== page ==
Chancellor George Osborne has announced taxation plans designed to boost UK technology and start-ups.
"Today we... set Britain this industrial ambition: that we turn Britain into Europe's technology centre," Osborne announced in his Budget speech to parliament on Wednesday.
The UK gaming industry, which some estimates put at being worth £2.875bn in 2010, will be given the same kind of tax perks as the film industry, said Osborne.
"The film tax credit, protected in our spending review, helped generate over £1bn of film production investment in the UK in the last year alone," said Osborne. "Today I am announcing our intention to introduce similar schemes for the video games, animation and high end TV production industries."
Osborne added that "it is the determined policy of this government to keep Wallace and Gromit exactly where they are."
Start-ups spun out of universities will get tax breaks in the form of being able to award more tax-advantaged share options. The HMRC Enterprise Management Incentive scheme will see the grant for tax breaks on share options given to leading employees doubled.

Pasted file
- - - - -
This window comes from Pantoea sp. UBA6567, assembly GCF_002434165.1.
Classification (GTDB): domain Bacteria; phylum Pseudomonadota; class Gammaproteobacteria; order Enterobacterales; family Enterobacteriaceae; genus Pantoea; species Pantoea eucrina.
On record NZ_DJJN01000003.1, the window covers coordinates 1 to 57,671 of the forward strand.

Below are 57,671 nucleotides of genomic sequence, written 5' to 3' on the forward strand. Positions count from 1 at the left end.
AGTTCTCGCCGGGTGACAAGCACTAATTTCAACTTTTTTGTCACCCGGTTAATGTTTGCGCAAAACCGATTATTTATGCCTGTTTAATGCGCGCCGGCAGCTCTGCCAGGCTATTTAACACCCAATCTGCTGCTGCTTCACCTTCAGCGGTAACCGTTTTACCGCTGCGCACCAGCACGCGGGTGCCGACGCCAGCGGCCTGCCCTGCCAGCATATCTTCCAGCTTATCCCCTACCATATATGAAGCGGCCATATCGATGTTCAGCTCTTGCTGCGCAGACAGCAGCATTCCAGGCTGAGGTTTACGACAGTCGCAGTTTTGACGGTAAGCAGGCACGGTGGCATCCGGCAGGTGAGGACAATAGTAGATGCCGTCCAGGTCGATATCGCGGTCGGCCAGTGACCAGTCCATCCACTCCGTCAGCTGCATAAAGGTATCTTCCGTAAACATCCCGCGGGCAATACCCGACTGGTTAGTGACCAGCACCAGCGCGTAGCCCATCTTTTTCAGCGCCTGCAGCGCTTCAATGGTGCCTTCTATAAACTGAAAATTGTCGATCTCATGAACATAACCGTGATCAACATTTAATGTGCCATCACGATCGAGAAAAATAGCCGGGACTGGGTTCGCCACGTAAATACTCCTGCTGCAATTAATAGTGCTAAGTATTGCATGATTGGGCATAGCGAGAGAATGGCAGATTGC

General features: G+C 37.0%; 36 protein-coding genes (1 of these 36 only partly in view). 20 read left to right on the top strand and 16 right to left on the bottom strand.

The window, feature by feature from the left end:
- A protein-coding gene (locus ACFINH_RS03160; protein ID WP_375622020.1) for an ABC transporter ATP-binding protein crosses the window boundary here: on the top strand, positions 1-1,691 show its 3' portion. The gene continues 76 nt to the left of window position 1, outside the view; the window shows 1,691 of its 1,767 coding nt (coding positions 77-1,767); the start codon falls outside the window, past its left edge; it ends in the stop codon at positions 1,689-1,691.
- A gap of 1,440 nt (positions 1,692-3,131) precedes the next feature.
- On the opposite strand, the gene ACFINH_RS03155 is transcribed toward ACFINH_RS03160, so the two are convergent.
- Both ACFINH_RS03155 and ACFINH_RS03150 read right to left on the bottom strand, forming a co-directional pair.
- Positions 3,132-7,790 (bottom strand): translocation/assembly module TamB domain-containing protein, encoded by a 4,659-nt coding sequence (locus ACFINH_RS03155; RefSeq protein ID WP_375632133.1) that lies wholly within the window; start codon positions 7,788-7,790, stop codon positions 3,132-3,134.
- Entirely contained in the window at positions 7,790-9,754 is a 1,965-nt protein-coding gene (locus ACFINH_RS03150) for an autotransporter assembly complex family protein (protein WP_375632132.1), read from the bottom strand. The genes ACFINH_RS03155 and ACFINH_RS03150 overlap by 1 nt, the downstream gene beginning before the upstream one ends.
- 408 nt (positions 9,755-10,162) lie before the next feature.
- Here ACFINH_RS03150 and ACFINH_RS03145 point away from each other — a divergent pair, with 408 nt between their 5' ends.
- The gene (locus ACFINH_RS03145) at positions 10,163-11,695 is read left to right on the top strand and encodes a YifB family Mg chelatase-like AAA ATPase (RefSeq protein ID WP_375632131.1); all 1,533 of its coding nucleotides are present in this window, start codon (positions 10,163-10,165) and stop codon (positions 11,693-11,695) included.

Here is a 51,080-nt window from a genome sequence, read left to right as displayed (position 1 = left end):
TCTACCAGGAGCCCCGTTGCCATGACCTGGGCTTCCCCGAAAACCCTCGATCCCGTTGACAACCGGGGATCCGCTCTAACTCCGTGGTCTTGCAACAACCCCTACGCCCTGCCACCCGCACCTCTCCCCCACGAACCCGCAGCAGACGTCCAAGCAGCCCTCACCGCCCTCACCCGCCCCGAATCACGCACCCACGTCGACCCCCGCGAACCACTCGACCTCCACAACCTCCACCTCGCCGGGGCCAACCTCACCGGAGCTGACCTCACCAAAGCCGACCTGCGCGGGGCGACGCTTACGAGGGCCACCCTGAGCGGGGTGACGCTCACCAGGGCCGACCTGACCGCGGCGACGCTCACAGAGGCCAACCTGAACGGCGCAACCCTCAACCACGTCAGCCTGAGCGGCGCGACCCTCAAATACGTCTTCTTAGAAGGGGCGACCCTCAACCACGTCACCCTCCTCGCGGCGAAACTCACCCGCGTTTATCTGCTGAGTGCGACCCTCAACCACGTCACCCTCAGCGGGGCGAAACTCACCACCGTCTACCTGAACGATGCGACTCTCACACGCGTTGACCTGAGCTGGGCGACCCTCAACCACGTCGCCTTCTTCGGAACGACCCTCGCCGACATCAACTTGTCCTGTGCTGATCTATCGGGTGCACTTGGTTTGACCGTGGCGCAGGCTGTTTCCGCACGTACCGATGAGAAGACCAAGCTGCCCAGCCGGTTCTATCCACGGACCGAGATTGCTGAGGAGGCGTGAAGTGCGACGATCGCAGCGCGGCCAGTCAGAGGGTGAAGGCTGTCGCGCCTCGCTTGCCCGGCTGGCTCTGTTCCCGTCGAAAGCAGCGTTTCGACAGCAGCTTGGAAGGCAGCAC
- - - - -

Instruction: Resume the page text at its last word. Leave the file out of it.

It is the determined policy of this government to keep Wallace and Gromit exactly where they are.– George Osborne
"We will help new start up businesses recruit and retain talent — by more than doubling the Enterprise Management Incentive Scheme grant limit to £250,000, and easing the rules so that academics in our universities can turn great ideas into great companies," said Osborne.
Research and development (R&D) will get tax relief through capital gains changes. There will be an 'above the line' R&D credit — a credit against the company’s corporation tax bill, rather than the current system of an enhanced deduction or 'superdeduction'.
"I confirm that from next year we will also introduce an 'above the line' R&D tax credit that business organisations like the EEF, IOD and CBI have campaigned hard for," said Osborne.
Technology infrastructure also got a fillip — broadband infrastructure got £50m for smaller cities. In addition, Osborne announced the full list of 10 'super-connected' cities that would get to share £100m for broadband investment: Belfast, Birmingham, Bradford, Bristol, Cardiff, Edinburgh, Leeds, Manchester, Newcastle and London.
In addition, the government pledged better mobile reception on and around rural roads.